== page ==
Andy Kaufman: The Midnight Special (the one we watched)
Plus reviews of:
A Great Night for Video with Friends
If ever an evening were made for video watching, last Saturday was it. With Mrs. Worsted out of town, I was one of the single guys once again. Tuckered out from their tomcat shenanigans of Friday night, my friends Even Tone and Dr. Blackie Fernwood were up for a mellow evening with the boys.
Since Handshake Pete and I had noticed the re-release of Andy Kaufman's Midnight Special on video, we'd wanted to see it. Our ongoing admiration of Kaufman's originality far preceded his latest resurgence, but we've been enjoying the opportunities to review his material together. Of late, we caught a showing of I'm From Hollywood and My Breakfast with Blassie (it was Pete's fourth time seeing the latter). I rented the Midnight Special and invited the guys over. Pete brought along his friend, Brad from North Carolina.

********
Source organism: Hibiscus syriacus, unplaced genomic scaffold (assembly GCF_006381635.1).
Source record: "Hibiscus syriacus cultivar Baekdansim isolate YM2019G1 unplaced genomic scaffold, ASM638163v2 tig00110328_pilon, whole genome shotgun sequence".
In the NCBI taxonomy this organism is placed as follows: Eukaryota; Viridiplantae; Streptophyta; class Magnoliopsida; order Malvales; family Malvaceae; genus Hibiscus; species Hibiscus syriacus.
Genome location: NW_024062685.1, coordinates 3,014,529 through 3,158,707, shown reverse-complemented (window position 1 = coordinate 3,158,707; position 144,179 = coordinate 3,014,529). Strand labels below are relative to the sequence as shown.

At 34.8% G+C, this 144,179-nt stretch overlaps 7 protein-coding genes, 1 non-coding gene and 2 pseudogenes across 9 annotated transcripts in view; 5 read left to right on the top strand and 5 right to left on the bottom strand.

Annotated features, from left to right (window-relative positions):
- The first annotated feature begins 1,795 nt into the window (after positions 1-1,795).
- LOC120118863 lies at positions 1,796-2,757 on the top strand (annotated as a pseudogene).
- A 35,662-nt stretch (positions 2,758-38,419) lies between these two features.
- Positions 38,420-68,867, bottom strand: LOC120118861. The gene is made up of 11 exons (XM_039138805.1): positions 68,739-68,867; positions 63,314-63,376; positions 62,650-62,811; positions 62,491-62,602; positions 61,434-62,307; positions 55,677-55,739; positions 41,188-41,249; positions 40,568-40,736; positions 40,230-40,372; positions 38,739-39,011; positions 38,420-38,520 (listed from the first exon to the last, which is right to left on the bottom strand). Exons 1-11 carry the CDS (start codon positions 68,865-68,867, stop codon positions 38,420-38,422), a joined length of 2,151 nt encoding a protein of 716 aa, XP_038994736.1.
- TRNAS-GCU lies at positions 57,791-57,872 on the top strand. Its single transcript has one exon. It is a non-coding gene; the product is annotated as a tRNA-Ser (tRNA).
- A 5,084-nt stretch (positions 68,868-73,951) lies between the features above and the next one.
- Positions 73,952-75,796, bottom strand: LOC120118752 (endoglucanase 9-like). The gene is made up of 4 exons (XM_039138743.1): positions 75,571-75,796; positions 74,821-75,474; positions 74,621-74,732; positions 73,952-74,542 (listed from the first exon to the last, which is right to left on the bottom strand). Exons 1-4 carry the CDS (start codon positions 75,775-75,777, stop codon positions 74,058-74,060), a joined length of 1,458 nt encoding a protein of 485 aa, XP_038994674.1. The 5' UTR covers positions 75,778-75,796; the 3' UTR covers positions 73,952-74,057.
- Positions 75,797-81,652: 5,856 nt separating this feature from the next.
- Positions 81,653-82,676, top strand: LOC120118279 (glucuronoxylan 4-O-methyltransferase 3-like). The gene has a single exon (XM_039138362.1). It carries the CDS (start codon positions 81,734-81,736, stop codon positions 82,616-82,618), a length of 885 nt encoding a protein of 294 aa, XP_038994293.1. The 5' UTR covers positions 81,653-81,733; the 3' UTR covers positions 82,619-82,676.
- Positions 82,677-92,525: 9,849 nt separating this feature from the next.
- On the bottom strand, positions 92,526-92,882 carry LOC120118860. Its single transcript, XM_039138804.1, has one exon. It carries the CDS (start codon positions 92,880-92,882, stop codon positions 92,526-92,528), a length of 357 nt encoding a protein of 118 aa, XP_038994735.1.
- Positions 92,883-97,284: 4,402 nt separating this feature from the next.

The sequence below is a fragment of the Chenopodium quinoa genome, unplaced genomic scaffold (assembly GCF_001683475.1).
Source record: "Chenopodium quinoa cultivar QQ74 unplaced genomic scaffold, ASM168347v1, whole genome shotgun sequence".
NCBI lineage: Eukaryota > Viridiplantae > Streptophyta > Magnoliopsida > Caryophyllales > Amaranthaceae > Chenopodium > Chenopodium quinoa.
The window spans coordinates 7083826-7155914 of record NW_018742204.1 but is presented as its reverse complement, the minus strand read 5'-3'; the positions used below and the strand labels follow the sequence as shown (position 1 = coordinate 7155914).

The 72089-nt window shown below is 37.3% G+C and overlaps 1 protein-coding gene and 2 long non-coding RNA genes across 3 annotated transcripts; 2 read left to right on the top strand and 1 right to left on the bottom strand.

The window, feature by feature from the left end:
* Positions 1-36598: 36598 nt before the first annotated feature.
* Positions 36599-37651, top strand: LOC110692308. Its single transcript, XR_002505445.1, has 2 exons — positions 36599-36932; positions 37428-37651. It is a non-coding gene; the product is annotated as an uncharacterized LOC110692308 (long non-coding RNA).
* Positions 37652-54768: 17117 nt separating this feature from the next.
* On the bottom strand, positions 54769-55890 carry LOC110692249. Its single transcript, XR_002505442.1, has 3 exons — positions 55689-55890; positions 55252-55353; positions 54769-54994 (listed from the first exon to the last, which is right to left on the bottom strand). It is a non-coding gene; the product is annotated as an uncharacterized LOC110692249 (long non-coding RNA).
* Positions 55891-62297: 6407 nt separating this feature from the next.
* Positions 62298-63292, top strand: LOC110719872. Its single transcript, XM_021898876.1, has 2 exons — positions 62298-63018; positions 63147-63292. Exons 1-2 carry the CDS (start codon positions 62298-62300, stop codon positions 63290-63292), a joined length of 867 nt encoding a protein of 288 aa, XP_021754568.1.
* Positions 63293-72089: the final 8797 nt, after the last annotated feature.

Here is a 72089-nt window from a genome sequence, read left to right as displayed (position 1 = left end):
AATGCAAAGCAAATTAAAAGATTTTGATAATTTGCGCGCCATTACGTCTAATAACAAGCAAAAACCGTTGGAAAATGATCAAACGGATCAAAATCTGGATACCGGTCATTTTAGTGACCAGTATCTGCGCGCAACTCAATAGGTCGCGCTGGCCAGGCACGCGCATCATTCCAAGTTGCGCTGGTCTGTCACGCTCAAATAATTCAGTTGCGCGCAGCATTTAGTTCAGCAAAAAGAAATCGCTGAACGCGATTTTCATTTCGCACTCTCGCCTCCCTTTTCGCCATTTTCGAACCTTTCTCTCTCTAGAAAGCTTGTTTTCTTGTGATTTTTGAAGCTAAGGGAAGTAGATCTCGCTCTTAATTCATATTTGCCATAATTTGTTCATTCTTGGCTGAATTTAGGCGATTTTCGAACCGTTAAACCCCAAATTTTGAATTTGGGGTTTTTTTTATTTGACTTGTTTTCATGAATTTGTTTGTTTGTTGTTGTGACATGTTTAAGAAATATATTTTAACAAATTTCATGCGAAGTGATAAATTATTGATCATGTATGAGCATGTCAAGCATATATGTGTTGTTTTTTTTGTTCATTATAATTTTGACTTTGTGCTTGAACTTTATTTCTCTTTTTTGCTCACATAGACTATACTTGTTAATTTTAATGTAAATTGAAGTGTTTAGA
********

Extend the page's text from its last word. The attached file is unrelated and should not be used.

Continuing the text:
Even Tone gave this film Six Little Drops of Kitty Urine on a scale of 3 to 7. His comments were sparse, though he did astutely observe that "we love Andy best when he's cruel."
Dr. Blackie awarded it Three Dogs and a hind quarter (on a scale of four whole dogs). The third dog was the coveted Schnauzer.
Pete assigned the number 10, surrounded by 10 extra stars! He calls it a "good sampler of Andy." And the extra 10 stars were for the "wide-ranging display of Andy's turtlenecks."
Brad from NC gave it 7 stars on a scale of one to ten. Brad found it funny, but "anti-climactic."